Kelvin - the Thermokennel began as a family affair, with Rosie Todhunter evolving her grandfather Tony’s original homemade kennel.
“My grandfather, who passed away years ago, thought there was a better way to house dogs than what was currently being done. So, he got a chemical drum, pulled one apart and lined it and stuck it back together with insulation panels between the inner and outer shell. Once he died we had these kennels lying around and I thought it would be a great idea, so I built on it from there,” says Todhunter.
She comes from a family of sheep and beef farmers and is based south of Blenheim where she has six working dogs on her farm, plus a cocker spaniel.
In 2014, she took her concept up to the New Zealand National Agricultural Fieldays at Mystery Creek, Hamilton, where she took home a Grassroots Merit award from Fieldays Innovations.
It was here she met Tim Allan, founder of Tauranga-based product development company Locus Research, who jumped at Todhunter’s product, with the company now investing a 50 percent stake in the business.
Daniel Faris, chief executive of Locus Reseach, says Kelvin – the Thermokennel is a good example of why the company exists – “we’re here to identify good ideas.”
“Locus Research is able to provide the heavy lifting…we saw the potential in Rosie, in her belief. We’re thrilled she agreed to work with us,” says Faris.
As well as being economically viable, Faris says the thermokennel is a wonderful animal product while being durable enough for life on the farm.
A team of six people from Locus Research, each with a background of different disciplines, worked with Todhunter and used her farming experience to ensure key user perspective and collaboration was part of the redesign and development of the kennel.
The team at Locus Research found that resting dogs produce as much heat as a standard light bulb – which the thermokennel captures and retains inside through quality insulated walls, floor and door, meaning a warm and dry environment for a dog.
The one-piece design prevents water entering the kennel, while durable and UV resistant construction ensures it’s waterproof, wind resistant, and weather tight. The raised plywood floor means the wet, frost, and ground temperature won’t disturb the interior climate.
The kennel is also made with an environmentally stable and UV-resistant plastic that won’t deteriorate or rot over time. It also has a removable front panel and floor for easy cleaning, while the front can also be left off on hot summer days.
When asked why the thermokennel is called Kelvin, Faris says it’s for two reasons. One, it's a good name, and two, the kelvin is a measurement of temperature – a fundamental part of the product.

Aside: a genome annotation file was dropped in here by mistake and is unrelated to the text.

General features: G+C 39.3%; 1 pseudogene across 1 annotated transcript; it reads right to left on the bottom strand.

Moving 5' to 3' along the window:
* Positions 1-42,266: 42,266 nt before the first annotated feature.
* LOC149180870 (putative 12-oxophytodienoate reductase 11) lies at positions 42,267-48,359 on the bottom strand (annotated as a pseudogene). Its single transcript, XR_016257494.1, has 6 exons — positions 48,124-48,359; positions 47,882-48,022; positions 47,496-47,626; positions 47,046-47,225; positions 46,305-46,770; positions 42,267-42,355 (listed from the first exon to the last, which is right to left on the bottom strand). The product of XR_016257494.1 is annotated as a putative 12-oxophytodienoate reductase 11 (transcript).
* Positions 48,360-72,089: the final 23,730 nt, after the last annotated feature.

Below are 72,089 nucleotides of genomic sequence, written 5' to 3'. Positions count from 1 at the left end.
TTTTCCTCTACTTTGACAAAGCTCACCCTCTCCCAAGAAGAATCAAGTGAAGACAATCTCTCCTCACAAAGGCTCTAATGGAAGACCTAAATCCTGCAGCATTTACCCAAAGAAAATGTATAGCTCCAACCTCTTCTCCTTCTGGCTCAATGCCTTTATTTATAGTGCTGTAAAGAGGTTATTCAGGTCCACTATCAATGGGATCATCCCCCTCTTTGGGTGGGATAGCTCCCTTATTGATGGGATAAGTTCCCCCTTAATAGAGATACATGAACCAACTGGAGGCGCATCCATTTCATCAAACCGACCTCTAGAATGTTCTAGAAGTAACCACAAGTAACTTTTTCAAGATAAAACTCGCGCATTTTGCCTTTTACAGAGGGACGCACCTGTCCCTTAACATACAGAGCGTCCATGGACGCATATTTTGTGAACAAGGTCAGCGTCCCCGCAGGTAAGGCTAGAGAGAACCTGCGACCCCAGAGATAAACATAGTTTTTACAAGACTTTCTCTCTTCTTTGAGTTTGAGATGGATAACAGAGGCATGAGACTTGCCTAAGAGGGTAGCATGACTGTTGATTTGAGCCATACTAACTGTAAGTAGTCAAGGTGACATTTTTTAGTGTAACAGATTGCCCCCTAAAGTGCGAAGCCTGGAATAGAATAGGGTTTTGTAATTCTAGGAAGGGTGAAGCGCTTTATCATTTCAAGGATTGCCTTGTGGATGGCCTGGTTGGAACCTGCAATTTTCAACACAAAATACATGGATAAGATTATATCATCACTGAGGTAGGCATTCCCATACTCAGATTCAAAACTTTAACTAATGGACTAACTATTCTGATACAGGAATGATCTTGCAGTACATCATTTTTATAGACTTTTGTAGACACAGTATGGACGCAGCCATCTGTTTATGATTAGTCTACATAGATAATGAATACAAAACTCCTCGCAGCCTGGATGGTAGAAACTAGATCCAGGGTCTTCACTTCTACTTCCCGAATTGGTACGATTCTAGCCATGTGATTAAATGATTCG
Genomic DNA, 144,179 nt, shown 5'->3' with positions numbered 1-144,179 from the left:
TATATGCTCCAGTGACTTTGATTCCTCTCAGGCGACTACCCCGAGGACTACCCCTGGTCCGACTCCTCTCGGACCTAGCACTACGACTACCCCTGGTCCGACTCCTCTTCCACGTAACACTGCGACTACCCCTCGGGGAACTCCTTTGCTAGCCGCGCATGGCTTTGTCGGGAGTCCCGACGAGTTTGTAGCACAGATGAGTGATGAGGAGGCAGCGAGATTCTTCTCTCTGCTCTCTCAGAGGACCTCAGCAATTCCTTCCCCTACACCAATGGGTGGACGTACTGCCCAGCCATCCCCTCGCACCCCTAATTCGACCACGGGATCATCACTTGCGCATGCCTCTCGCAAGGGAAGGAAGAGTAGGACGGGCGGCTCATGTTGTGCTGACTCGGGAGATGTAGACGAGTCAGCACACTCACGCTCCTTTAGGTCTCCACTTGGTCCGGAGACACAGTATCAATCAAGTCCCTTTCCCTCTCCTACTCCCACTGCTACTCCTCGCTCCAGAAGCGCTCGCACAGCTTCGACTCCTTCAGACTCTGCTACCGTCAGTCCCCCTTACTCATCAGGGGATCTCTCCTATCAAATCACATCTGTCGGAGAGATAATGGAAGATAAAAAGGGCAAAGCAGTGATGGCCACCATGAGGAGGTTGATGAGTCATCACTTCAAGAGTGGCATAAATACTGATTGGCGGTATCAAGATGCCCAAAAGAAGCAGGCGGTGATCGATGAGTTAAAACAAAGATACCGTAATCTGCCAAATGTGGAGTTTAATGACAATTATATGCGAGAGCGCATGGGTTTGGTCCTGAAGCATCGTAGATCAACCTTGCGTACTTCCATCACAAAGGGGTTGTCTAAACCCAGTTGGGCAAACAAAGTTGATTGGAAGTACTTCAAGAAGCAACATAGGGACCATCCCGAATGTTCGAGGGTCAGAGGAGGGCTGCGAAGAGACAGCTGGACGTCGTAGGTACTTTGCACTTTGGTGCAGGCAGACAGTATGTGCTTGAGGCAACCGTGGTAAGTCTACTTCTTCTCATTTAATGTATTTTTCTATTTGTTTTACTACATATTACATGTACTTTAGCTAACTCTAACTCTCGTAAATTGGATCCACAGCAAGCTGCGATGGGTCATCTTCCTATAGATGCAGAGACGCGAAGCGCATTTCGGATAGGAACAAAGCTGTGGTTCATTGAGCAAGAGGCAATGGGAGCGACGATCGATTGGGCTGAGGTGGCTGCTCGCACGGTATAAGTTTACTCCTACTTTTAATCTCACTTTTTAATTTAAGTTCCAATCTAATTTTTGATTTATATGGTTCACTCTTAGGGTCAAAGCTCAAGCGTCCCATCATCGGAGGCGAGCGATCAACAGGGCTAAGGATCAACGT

Faris says key challenges for the redesign including making sure the kennel was easily able to be cleaned, as well as making sure dogs were not able to destroy it.
Todhunter says she thinks Locus Research liked what she offered due to its simplicity.
“You see a lot of technology around that is quite complicated and complex, this kennel is really simple…there’s nothing else like it on the market, and we’ve made [the kennels] so that they can be adapted onto already existing runs.”
The core design is for working dogs such as border collies or huntaways, however, Faris says there has been interest from people who don’t have working dogs so there is the opportunity in the future to extend to smaller and bigger kennels.
“A lot of my connections are in the agricultural sector so I’d like to think we can definitely sell it - I’ve seen immense interest in the product,” says Todhunter.
And she reckons there will eventually be as big a market outside of the farm gate as there is within it.
Taking advantage of the interest a 30-day Kickstarter has been set up, with different levels of pledges available. The aim of the Kickstarter is to raise $68,130 towards the tooling and materials needed to get the first kennels out into the world.
Todhunter says she thinks her grandfather would be excited to see where the original kennel was at now.
“...and I’m just excited to do something that benefits New Zealand and the New Zealand farmers.”
Rosie Todhunter and dog Lulu
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